While there has been some easing in occupancy among Age-Restricted Multifamily Affordable Housing subsidized with Low-Income Housing Tax Credits (LIHTC), the affordable segment has fared much better than the closest comparable market rate segment: the Seniors Housing Majority Independent Living (IL) segment. According to recent data from the National Investment Center for Seniors Housing & Care (NIC), occupancy rates at Majority IL properties have fallen an estimated 2.6% since the start of 2020. By contrast, CoStar estimates that the average occupancy rate across Age- Restricted Affordable Housing subsidized with LIHTC and subject to rent restrictions has fallen by just under half of a percent over the same time period. The steady nature of this type of rent-restricted housing for seniors likely reflects the fact that, even in a pandemic, low-income seniors have fewer options for housing. As a result, this segment’s fundamentals are not expected to soften significantly in the coming months.

Occupancy Trends

According to Moody’s Analytics REIS, the average occupancy rate for Age-Restricted Affordable Housing subsidized with LIHTC was 98.4% as of the end of Q2 2020, remaining unchanged from Q1. However, CoStar showed slight softening of occupancy in Q2 2020, with the average rate falling slightly to 96.0% from 96.1% as of Q1 2020 and 96.4% as of 4Q 2019. Even so, the decline in occupancy is relatively minor compared to Seniors Housing Majority IL, where the average occupancy rate declined by 2.4% in Q2 2020 alone, to a low 87.4%.

Asking Rent Trends

CoStar data shows that rents continued to grow in Q2 2020 for Age-Restricted Affordable Housing subsidized with LIHTC. CoStar showed that the average asking rent grew to $904 in Q2 2020 compared to $896 in Q1 2020. Over the past five years, CoStar data shows that rents have grown an average of 2.5% on average annually for this property type.

Absorption Trends

Deliveries outpaced absorption only slightly in Q2 2020 after strongly outpacing absorption in Q1. Deliveries of new Age- Restricted Affordable Housing units subsidized with LIHTC declined to just under 1,350 units in Q2 2019 compared to just under 2,500 in Q1 2020. By contrast, demand for these rent-restricted units affordable to seniors remained at about 1,100 units in both Q2 and Q1 2020.

New Properties are Still Leasing Up

Affordable apartments are in great demand. In fact, 51.6% of units at new Age-Restricted Affordable Housing properties subsidized with LIHTC were pre-leased as of Q2 2020. In addition, through Q2, the pandemic does not appear to have had a significant effect on the lease-up for new apartment properties in this segment. As shown on the previous page, there was an ill-timed spike in new supply in Q1 2020. Even so, this caused the overall vacancy rate, which includes apartment properties leasing up, to rise by just 0.25% in Q1 2020 to about 3.9%, where it remained in Q2 2020. However, as shown on the adjacent chart, even with the slight increase since Q4 2019, the overall vacancy rate for apartments remains within 0.4% of the stabilized apartment vacancy rate, which excludes properties in a lease-up period.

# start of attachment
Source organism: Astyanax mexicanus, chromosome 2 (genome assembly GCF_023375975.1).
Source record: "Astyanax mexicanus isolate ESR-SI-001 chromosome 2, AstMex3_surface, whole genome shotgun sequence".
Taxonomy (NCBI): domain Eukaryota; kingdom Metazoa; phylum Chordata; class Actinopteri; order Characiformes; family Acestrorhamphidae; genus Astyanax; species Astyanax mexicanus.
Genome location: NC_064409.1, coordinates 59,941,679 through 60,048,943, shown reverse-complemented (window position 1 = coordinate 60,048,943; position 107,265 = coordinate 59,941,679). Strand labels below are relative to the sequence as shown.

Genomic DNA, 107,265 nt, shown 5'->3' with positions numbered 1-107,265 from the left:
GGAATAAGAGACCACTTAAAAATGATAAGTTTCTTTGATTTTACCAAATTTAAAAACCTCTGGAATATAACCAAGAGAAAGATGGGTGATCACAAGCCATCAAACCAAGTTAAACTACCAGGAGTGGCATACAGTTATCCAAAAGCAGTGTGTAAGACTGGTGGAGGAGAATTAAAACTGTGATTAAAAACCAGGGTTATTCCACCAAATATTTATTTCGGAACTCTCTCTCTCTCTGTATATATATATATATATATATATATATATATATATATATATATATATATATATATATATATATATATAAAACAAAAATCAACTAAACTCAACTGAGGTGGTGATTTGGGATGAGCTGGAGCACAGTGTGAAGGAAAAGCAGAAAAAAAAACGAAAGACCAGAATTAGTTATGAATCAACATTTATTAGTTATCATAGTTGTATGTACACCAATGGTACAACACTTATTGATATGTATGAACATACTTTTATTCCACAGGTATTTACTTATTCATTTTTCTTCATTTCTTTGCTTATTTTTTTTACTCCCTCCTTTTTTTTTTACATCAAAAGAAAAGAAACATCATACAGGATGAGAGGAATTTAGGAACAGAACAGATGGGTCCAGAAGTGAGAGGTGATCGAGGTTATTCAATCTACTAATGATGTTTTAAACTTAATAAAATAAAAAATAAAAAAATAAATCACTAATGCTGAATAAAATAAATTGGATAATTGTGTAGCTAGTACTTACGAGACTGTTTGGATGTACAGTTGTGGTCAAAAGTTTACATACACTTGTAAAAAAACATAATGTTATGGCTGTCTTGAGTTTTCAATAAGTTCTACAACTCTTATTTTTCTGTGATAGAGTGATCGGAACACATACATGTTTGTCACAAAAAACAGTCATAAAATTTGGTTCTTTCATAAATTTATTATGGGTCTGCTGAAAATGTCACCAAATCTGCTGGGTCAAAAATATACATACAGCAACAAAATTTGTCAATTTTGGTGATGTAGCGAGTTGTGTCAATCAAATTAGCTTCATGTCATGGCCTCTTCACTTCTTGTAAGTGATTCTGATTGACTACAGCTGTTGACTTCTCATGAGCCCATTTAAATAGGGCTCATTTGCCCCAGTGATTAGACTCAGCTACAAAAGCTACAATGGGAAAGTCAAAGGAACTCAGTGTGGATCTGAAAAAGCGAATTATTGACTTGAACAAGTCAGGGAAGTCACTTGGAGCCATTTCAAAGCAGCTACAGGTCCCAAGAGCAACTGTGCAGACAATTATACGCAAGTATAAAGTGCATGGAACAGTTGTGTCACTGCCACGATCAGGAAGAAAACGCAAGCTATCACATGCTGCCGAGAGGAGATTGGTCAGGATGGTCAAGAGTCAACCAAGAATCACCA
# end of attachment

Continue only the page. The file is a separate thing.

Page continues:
Moody’s Analytics REIS Data Shows Similar Trends

While provided in a different format, data from Moody’s Analytics REIS also shows similar trends for Age-Restricted Affordable Housing subsidized with LIHTC. The average vacancy rate across all seniors properties grew by just 0.1% year over year as of Q2 2020 to just 1.6%. Even so, the average vacancy rate for this segment remained almost 1% below the average vacancy rate for family-type multifamily affordable housing subsidized with LIHTC.

In addition, the average asking rent affordable to a senior household earning 60% of the area median income (AMI) for its location for a 1-bedroom/1-bathroom unit grew by about 2.3%, year over year, to $882 per month as of Q2 2020, as shown in the tables below.

Some Age-Restricted Affordable Housing Subsidized with LIHTC Has an Additional Cushion

Some Age-Restricted Affordable Housing properties are subsidized with LIHTC alone and may experience some volatility over the coming months. However, according to recent survey data from the National Council of State Housing Finance Agencies, just over one-quarter of multifamily units subsidized with LIHTC, including seniors properties, are also subsidized with Project-Based Section 8 contracts. This ensures that a renter household spends no more than 30% of household income on rent and utilities. In addition, seniors generally have a steady source of income such as social security. We believe this, coupled with the lack of affordable options for low-income seniors, indicates that Age-Restricted Affordable Housing properties subsidized with LIHTC should remain relatively stable over the coming months despite the pandemic.


Tanya Zahalak
Senior Multifamily Economist


Multifamily Economics and Research
August 2020


Opinions, analyses, estimates, forecasts, and other views of Fannie Mae’s Multifamily Economics and Research Group (MRG) included in these materials should not be construed as indicating Fannie Mae’s business prospects or expected results, are based on a number of assumptions, and are subject to change without notice. How this information affects Fannie Mae will depend on many factors. Although the MRG bases its opinions, analyses, estimates, forecasts, and other views on information it considers reliable, it does not guarantee that the information provided in these materials is accurate, current, or suitable for any particular purpose. Changes in the assumptions or the information underlying these views could produce materially different results. The analyses, opinions, estimates, forecasts, and other views published by the MRG represent the views of that group as of the date indicated and do not necessarily represent the views of Fannie Mae or its management.